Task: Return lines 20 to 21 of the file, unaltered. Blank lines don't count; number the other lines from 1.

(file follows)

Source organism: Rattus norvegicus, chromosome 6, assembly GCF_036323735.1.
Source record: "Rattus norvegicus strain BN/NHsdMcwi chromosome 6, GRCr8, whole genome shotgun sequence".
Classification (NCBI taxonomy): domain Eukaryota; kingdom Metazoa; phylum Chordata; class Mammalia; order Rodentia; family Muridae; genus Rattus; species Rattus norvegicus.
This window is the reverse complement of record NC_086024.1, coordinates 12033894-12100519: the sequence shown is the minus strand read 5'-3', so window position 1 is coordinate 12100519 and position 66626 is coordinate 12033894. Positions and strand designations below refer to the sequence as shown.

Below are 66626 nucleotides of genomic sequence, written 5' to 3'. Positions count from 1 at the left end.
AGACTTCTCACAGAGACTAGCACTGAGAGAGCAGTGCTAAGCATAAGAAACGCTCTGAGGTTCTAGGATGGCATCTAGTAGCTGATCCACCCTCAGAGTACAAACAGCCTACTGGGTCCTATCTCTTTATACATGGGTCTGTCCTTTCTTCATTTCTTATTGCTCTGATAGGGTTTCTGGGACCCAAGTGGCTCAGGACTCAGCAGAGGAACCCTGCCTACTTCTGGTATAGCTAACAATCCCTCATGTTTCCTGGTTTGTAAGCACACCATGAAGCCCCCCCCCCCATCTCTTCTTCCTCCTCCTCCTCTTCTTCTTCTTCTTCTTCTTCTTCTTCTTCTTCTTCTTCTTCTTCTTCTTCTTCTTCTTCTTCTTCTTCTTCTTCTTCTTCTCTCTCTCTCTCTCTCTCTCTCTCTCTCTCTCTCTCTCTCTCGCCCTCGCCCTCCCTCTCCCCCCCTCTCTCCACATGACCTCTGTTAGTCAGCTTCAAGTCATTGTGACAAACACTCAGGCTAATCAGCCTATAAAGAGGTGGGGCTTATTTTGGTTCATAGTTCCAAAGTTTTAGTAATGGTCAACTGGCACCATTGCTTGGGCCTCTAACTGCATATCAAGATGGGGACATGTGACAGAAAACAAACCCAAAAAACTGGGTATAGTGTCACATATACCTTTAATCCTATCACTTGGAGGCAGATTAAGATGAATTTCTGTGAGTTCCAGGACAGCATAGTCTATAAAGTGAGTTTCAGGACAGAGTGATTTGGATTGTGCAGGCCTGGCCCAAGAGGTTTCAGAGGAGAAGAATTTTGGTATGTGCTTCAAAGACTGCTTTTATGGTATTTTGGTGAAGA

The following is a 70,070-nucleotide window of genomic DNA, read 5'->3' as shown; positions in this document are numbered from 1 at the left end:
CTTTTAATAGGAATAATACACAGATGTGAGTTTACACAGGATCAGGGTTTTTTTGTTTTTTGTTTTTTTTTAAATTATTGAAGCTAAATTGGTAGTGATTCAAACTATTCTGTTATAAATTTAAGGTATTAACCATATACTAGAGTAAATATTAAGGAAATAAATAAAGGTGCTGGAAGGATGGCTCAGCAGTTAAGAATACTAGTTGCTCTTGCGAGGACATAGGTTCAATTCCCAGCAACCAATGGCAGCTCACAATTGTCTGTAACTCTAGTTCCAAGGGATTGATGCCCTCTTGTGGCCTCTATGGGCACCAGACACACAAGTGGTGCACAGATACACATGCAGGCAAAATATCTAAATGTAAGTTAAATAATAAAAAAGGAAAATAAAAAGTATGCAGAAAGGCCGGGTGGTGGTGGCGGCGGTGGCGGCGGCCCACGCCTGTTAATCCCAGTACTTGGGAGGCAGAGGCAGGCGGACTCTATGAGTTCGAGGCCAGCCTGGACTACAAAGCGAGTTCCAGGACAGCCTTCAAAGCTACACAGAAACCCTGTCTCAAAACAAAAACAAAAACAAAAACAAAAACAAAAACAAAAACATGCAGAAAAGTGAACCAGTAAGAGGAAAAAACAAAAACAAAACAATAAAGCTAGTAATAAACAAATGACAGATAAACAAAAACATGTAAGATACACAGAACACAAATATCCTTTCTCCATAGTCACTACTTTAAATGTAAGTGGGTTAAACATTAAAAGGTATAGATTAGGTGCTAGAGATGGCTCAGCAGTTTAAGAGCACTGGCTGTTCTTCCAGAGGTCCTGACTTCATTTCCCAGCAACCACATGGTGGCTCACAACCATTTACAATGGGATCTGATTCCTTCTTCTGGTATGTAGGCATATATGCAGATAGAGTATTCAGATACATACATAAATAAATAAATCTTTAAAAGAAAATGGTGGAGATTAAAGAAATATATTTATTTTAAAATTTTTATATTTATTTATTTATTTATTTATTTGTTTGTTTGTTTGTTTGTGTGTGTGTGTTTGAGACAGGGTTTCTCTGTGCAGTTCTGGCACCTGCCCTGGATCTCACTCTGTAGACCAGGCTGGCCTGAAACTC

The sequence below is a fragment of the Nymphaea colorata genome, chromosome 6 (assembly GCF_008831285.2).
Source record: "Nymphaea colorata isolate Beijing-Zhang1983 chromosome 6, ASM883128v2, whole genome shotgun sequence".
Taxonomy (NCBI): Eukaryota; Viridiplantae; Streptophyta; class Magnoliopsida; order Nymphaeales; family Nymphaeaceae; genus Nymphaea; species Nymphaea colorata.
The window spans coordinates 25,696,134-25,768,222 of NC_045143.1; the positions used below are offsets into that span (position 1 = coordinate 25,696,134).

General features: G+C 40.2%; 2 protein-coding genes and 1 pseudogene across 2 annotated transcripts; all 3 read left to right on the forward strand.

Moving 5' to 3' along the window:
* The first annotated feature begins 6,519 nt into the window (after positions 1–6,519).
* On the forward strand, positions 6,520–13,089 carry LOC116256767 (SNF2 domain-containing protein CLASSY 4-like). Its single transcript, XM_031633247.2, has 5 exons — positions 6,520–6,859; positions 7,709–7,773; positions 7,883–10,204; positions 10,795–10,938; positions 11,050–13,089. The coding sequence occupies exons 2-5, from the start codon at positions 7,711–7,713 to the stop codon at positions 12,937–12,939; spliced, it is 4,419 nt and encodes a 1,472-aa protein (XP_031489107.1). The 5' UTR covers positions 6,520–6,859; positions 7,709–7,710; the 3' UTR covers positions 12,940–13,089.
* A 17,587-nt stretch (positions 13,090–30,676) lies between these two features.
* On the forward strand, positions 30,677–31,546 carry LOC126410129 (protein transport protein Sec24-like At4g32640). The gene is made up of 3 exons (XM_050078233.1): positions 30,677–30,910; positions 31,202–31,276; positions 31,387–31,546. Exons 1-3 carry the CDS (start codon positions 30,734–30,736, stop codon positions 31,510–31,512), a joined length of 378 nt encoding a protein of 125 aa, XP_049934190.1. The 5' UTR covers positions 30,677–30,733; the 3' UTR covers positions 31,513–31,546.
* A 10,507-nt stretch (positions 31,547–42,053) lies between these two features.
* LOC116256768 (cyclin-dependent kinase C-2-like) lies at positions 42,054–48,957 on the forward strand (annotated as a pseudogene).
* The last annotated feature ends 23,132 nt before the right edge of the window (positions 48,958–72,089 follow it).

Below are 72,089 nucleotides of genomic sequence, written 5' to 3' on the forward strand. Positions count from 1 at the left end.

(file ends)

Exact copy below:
* LOC116256768 (cyclin-dependent kinase C-2-like) lies at positions 42,054–48,957 on the forward strand (annotated as a pseudogene).
* The last annotated feature ends 23,132 nt before the right edge of the window (positions 48,958–72,089 follow it).